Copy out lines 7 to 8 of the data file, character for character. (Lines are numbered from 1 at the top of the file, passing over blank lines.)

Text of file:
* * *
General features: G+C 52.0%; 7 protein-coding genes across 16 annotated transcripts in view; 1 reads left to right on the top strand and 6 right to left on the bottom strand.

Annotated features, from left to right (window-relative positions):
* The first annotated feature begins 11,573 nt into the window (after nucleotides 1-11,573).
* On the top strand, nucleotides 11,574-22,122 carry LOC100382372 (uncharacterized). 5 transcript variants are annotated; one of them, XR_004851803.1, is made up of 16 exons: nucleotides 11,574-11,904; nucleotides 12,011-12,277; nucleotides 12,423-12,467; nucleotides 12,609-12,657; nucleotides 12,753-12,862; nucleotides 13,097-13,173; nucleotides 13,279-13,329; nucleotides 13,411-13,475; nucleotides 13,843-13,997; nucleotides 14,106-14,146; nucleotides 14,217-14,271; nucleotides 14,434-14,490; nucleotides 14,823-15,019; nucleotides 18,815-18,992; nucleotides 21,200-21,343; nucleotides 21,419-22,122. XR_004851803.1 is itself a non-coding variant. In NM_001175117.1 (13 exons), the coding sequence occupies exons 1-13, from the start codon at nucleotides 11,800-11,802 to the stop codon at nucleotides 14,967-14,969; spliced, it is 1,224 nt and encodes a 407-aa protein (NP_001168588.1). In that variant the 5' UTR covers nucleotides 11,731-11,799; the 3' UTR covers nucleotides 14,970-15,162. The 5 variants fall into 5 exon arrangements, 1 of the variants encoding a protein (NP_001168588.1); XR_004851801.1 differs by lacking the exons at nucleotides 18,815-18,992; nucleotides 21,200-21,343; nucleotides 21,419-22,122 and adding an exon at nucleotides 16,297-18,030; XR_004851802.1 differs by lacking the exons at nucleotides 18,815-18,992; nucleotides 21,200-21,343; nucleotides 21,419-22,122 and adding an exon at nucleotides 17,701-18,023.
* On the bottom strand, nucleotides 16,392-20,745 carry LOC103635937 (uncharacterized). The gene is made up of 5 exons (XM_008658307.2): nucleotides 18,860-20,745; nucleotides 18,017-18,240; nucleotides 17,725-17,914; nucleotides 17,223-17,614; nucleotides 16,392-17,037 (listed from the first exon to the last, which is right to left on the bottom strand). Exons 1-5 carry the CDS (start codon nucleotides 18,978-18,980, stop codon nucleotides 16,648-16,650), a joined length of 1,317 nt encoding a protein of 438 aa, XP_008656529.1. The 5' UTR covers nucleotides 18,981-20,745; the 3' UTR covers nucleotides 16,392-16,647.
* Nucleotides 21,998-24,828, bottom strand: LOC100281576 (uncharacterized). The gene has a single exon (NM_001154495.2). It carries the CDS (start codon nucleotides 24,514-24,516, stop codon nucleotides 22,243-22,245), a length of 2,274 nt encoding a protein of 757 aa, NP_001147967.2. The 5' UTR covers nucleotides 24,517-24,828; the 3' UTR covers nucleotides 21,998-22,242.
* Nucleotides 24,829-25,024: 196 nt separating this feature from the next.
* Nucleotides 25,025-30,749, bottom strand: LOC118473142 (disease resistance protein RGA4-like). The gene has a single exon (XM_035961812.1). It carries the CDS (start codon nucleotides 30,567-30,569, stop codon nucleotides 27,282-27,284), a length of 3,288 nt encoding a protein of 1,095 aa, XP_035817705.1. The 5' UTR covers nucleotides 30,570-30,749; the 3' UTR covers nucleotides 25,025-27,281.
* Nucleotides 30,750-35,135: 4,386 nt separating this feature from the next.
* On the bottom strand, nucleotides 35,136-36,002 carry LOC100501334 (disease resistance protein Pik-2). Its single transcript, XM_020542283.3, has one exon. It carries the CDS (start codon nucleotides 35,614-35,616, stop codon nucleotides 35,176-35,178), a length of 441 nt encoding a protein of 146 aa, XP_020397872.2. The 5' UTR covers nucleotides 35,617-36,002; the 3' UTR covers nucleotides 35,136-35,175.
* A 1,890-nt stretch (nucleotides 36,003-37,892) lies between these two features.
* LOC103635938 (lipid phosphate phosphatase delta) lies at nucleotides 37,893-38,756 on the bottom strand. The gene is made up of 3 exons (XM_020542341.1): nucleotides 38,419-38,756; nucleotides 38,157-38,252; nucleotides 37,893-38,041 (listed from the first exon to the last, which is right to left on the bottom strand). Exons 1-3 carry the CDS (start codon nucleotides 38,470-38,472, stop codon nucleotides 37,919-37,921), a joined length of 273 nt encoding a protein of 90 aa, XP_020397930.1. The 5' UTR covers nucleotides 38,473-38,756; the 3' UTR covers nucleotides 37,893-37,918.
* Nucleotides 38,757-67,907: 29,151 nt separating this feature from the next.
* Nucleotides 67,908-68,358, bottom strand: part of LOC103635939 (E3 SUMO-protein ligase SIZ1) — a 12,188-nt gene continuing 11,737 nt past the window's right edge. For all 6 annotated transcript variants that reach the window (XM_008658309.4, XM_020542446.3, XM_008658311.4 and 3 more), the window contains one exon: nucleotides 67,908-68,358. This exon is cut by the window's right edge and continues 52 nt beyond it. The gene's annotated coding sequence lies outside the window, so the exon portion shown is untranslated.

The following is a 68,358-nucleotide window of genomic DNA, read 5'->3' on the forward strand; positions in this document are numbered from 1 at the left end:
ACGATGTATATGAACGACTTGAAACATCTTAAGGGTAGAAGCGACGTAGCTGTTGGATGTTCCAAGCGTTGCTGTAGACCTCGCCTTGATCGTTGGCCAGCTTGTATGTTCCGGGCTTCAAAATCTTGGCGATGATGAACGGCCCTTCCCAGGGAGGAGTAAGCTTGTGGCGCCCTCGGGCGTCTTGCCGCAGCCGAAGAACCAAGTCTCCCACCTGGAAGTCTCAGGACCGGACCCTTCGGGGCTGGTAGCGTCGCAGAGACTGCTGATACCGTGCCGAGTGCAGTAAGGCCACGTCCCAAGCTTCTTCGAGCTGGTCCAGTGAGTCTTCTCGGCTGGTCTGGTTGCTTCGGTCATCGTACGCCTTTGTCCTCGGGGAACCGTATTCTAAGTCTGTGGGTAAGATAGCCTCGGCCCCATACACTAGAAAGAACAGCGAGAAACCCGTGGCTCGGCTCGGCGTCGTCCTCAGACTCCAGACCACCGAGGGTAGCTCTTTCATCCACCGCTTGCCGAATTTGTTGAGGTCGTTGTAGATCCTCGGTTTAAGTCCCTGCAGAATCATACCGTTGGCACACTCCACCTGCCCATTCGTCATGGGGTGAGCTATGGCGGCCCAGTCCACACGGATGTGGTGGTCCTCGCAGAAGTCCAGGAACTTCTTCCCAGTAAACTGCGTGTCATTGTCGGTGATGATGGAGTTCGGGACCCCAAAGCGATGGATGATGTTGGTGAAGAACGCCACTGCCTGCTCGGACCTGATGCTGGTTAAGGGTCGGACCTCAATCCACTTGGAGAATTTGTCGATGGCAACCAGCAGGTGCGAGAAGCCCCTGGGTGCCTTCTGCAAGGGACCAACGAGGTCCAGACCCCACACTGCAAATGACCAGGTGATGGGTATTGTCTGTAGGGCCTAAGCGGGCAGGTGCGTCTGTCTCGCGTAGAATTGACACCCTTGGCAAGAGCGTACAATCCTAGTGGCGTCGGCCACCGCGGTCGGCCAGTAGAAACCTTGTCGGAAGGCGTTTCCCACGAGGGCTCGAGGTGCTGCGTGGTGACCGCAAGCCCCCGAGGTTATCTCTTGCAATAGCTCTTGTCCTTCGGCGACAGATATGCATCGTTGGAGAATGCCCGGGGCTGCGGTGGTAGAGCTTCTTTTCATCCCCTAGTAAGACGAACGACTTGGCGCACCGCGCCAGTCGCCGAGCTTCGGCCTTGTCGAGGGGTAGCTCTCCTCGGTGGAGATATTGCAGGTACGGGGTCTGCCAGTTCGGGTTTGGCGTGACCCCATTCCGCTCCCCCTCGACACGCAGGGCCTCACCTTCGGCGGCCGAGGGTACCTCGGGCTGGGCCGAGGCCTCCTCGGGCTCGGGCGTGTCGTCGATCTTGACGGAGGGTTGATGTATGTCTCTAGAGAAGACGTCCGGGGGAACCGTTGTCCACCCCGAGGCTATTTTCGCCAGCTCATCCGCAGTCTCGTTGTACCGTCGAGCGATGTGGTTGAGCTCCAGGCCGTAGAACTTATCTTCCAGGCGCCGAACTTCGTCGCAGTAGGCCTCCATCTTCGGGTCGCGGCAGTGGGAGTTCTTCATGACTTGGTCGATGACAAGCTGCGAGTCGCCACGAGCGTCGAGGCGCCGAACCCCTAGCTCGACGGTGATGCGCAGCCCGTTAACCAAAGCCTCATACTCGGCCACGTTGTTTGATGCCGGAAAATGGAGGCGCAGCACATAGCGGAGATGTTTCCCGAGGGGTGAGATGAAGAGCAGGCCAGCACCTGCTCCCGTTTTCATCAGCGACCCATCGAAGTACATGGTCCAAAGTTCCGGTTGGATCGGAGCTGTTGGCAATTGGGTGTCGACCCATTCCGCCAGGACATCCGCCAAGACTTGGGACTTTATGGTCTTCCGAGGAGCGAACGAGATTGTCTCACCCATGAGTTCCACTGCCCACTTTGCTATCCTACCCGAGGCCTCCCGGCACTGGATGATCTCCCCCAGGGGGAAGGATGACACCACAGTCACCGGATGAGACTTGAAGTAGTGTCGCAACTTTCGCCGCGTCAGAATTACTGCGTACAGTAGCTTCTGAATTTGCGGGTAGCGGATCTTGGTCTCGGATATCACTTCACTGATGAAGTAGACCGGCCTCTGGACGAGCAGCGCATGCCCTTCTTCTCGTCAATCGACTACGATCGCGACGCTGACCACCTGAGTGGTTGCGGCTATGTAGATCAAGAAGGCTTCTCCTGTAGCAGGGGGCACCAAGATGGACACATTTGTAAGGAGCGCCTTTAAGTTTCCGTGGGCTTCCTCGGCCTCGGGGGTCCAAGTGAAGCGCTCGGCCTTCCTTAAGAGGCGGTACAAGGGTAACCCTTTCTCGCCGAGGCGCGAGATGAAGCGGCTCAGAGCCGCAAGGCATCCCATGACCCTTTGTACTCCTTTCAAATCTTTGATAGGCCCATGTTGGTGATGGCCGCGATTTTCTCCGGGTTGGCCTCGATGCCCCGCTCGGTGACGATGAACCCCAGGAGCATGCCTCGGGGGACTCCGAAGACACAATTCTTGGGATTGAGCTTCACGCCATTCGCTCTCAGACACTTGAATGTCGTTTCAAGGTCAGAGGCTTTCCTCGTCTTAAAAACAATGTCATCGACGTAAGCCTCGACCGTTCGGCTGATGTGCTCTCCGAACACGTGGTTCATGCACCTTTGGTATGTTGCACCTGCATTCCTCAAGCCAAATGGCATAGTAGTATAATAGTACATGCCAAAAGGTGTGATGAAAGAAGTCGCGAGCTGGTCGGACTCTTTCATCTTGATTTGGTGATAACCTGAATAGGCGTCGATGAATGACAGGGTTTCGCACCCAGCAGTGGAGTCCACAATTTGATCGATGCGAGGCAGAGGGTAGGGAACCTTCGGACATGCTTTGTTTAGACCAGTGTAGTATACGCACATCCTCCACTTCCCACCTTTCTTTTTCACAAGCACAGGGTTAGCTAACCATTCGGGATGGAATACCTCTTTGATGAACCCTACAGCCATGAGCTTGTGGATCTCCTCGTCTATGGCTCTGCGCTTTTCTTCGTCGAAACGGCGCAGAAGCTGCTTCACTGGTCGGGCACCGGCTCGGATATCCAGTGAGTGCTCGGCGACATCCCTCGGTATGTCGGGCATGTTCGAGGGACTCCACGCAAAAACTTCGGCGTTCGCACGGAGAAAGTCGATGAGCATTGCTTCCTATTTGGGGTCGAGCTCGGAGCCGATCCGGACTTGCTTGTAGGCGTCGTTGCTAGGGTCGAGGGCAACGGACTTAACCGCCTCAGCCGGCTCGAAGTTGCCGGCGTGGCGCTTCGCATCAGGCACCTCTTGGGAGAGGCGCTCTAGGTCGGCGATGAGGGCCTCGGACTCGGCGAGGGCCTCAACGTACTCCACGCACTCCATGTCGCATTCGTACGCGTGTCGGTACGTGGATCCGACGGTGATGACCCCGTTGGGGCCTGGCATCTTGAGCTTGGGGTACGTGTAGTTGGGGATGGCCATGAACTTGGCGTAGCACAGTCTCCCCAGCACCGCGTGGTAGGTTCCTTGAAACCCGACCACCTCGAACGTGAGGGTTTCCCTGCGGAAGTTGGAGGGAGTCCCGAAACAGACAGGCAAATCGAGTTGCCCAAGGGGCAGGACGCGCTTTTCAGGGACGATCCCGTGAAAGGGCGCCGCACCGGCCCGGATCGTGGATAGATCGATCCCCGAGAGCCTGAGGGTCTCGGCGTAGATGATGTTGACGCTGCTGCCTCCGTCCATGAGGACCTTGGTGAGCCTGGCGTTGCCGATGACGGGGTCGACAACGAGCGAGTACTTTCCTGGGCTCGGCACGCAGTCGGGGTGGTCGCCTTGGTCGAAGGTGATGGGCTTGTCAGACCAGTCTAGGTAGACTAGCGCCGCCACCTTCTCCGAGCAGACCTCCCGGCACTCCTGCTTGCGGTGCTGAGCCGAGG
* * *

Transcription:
* Nucleotides 24,829-25,024: 196 nt separating this feature from the next.
* Nucleotides 25,025-30,749, bottom strand: LOC118473142 (disease resistance protein RGA4-like). The gene has a single exon (XM_035961812.1). It carries the CDS (start codon nucleotides 30,567-30,569, stop codon nucleotides 27,282-27,284), a length of 3,288 nt encoding a protein of 1,095 aa, XP_035817705.1. The 5' UTR covers nucleotides 30,570-30,749; the 3' UTR covers nucleotides 25,025-27,281.